NEW YORK — If the name Liz Claiborne has more to do with the $3.7 billion corporation representing some 30 brands today than its signature sportswear line, then Liz Claiborne — the woman —?has even less to do with the firm she helped found.
Since retiring from the business some 14 years ago, Claiborne spends her time far from the corporate workings of Seventh Avenue. She and husband Art Ortenberg are more concerned with conservation issues and the preservation of wildlife and wetlands. Most recently, they’ve dedicated themselves to helping save elephants in Africa and the Congo forests, and protecting penguins in Patagonia, sea mammals along the South American coastline and jaguars in South and Central America.
Claiborne, 73, was in town recently to present her friend and former colleague Dana Buchman with CancerCare’s distinguished Fashion Leadership Award at the organization’s 20th Human Services Dinner. Always outspoken, Claiborne has often commiserated about issues as diverse as women’s roles in the industry and chargebacks and, during an interview last week, she expounded on a wide range of topics from fashion to the business today.
WWD: What have you been up to lately?
Claiborne: We have a foundation called the Liz Claiborne and Art Ortenberg Foundation, which is really dedicated to conservation issues, wildlife, the wildlands they depend on. We work internationally and a great deal in the West. We have a ranch in Montana and got very involved in the Montana conservation and the whole interior west. We live there for four months of the year, in New York for a couple months and we have a house in St. Barth’s. It’s not a bad life.
WWD: How did it come about that you came to town to honor Dana Buchman?
Claiborne: I’m delighted for two reasons to help CancerCare. I’m a cancer patient and I have survived — so far, so good — and am still having treatments. But I’m also delighted to be giving this honor to Dana. She’s one of my favorite people and she’s as great a person as she is a designer.WWD: What’s your relationship to the industry now, if any?
Claiborne: I still love fashion, but I have nothing to do with it. But I can’t help loving fashion and following fashion. My favorite designers today are probably Ralph Lauren because of his classical approach and Calvin Klein, but I like a lot of people. I also like Emporio Armani, it’s great and I get all my jeans there and jackets.
WWD: Do you miss the business at all?
Claiborne: I just keep saying, ‘Thank God, we’re out of it.’ I gather it’s not the fun it used to be. You don’t have the personal relationships we used to have with buyers and merchandise managers of stores. There used to be an exchange of ideas. You could talk to people and it wasn’t just about the bottom line and guided by dollars. It sounds like a lot of fun has been taken out of it, but Dana still likes traveling the country and meeting the customers, and having personal relationships with the customers, as I did.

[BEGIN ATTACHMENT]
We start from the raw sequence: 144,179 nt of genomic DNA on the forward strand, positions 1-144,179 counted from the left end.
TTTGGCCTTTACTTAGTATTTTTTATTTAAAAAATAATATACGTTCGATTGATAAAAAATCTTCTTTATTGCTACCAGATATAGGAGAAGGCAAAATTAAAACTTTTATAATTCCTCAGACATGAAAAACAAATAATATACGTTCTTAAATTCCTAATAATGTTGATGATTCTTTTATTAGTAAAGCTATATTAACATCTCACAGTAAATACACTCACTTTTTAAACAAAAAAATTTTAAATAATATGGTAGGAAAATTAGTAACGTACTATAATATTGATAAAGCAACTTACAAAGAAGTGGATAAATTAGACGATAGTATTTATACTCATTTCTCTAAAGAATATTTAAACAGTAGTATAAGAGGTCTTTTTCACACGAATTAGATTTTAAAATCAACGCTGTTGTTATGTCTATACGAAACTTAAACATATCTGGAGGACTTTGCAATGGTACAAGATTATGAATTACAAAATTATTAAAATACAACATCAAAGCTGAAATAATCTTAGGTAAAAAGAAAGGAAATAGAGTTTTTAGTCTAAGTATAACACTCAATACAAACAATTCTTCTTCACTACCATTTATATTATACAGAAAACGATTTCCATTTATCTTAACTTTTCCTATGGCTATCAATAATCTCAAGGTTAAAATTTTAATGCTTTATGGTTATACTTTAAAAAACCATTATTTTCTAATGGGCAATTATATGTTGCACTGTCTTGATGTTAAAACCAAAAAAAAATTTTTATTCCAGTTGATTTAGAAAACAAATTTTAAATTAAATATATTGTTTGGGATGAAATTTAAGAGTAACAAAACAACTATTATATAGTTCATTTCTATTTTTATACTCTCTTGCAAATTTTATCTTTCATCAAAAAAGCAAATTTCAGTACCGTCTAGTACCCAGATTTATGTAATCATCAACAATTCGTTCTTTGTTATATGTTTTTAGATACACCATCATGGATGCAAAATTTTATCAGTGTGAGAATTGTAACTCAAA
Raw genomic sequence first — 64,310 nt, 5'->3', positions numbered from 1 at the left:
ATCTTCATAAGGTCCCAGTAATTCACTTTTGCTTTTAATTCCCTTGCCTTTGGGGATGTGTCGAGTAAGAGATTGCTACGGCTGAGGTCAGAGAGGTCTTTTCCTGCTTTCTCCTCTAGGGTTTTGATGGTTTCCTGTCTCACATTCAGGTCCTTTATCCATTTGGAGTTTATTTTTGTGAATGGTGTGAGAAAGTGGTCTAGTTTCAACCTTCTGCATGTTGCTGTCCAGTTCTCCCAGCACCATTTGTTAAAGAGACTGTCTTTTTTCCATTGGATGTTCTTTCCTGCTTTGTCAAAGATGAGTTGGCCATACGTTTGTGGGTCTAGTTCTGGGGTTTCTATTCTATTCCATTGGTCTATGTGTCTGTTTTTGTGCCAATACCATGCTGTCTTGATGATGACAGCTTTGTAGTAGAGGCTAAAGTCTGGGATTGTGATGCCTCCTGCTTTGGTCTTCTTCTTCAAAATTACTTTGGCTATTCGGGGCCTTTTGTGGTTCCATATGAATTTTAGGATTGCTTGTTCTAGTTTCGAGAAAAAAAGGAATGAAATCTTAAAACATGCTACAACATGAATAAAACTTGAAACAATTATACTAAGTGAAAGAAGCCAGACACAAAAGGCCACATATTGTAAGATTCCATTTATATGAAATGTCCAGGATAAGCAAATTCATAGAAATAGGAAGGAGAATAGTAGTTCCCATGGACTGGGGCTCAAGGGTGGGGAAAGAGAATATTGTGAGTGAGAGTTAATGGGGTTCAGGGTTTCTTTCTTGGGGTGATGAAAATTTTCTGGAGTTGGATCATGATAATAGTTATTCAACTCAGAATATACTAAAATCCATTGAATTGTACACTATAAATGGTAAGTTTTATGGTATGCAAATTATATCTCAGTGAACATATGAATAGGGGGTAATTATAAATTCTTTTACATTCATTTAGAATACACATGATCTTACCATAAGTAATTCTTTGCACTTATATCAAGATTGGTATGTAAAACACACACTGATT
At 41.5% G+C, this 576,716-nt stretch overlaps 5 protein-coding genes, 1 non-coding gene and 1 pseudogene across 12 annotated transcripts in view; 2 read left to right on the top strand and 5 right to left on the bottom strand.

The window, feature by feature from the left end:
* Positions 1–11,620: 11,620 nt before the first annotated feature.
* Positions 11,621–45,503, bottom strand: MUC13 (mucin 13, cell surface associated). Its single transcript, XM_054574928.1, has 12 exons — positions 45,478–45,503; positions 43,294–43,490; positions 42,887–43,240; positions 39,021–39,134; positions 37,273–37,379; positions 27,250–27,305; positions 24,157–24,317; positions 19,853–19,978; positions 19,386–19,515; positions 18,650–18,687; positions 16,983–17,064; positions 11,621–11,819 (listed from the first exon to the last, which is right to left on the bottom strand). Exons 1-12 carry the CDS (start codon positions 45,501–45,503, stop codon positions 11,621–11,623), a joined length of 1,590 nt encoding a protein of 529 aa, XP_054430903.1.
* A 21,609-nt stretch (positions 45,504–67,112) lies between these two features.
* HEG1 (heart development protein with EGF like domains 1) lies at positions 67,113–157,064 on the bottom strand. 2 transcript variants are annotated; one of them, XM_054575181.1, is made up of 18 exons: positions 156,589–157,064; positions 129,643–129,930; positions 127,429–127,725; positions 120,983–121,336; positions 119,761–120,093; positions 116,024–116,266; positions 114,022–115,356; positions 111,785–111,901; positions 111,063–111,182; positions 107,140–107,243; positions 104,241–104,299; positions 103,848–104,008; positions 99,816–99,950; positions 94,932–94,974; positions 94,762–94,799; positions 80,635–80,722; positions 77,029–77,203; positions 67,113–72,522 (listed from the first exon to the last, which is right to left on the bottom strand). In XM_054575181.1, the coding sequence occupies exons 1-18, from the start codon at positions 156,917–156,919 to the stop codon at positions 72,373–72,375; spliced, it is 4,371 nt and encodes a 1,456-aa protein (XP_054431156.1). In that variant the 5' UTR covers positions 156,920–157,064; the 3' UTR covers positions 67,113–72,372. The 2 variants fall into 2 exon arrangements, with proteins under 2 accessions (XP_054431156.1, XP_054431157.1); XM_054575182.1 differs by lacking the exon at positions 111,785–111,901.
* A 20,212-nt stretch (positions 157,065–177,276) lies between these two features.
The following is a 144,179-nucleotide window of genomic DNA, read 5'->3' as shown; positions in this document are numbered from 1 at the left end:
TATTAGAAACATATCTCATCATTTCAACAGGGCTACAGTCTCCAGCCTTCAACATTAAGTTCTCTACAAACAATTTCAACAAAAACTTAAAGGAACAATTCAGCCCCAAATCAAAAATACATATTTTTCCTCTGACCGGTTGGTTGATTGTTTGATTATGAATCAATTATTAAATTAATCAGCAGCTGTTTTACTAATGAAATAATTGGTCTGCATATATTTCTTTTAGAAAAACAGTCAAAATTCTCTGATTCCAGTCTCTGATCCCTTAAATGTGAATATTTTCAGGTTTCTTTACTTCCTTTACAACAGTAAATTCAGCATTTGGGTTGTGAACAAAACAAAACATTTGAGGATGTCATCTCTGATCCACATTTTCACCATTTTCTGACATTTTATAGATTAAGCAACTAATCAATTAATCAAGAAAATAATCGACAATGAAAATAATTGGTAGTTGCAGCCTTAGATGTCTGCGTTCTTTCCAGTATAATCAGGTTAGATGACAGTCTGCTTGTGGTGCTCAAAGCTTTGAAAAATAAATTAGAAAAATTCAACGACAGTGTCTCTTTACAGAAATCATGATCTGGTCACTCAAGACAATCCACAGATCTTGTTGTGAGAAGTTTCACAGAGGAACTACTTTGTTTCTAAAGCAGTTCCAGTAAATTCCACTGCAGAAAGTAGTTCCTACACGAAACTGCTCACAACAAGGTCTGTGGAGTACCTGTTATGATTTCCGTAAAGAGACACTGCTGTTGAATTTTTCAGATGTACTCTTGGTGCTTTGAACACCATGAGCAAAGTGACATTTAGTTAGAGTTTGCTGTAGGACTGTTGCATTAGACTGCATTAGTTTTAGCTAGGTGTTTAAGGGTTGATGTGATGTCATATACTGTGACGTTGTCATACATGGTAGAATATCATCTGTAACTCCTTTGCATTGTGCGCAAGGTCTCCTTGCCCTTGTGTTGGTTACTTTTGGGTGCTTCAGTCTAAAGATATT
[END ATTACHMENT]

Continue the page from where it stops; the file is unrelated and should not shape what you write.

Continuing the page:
WWD: How do you feel about the closing of the Liz Claiborne stores, such as the one on Fifth Avenue?
Claiborne: Our office happens to be above the ex-Liz Claiborne store and now it’s being dismantled. In a way, I’m glad and in a way, I’m sad that they couldn’t make it on Fifth Avenue. They’ve diversified into many labels and that’s great, but maybe I would have done things differently with the original label. They’re catering to, perhaps, a [certain] audience. I’m 73, I love fashion; obviously, I’m not going to wear what an 18-year-old wears, but I still want to be in fashion. Most women do. But as a whole, it sounds like the business has done fairly well in these days.
WWD: Did you ever imagine that your name would be the name of one of the most important, biggest companies in the apparel industry?Claiborne: That’s something I’m afraid I’m going to have to live with. In the United States, there’s no way of ever getting your name back. The company was pretty huge the last few years I was there and that’s one of the reasons I wanted to leave. Well, I’m not really Liz Claiborne anymore, I’m Liz Ortenberg. But I enjoyed the company very, very much and I appreciate the fact that it made it possible for us to have a foundation and live the kind of life we’re living.
WWD: What issues is your foundation working on right now?
Claiborne: Helping with elephants in Africa, helping save some of the Congo forests which would help the wildlife, the chimpanzees in East Africa. We work on Patagonia to help with the penguins and along the coastline, [where] many of the sea mammals are suffering. The birds and the fish are suffering. We never concentrate on one issue. It’s basically to help wildlife and as a result of that, help the land. In general, we’re helping to protect jaguars in South and Central America. It all depends on what comes up.
WWD: Do you think you had an advantage when you started Liz Claiborne, in terms of being perceived as new?
Claiborne: We started at the right time when women were flooding the workforce and working clothes for women were an echo of working clothes for men. But there weren’t any sportier, looser lines. Today, sort of anything goes. There’s not that kind of niche that we had the opportunity to fill. The business then was different and it gave us the opportunity to start a company. Buyers knew who I was and they could come to me, and Art, my husband, was well known in the textile business and he knew bankers, etc. Today, it would be much more difficult and we didn’t need that much cash up front — we started with $250,000. In 1976, things were much different.
WWD: You said you still love fashion. Do you still go to fashion shows?Claiborne: No, but in the spring and fall I do go shopping along Madison Avenue and whatever I see in magazines, I follow up on that. But I shop everywhere, Gap, Banana, H&M. I happen to be wearing an H&M denim jacket today. That’s one of my favorite designers.
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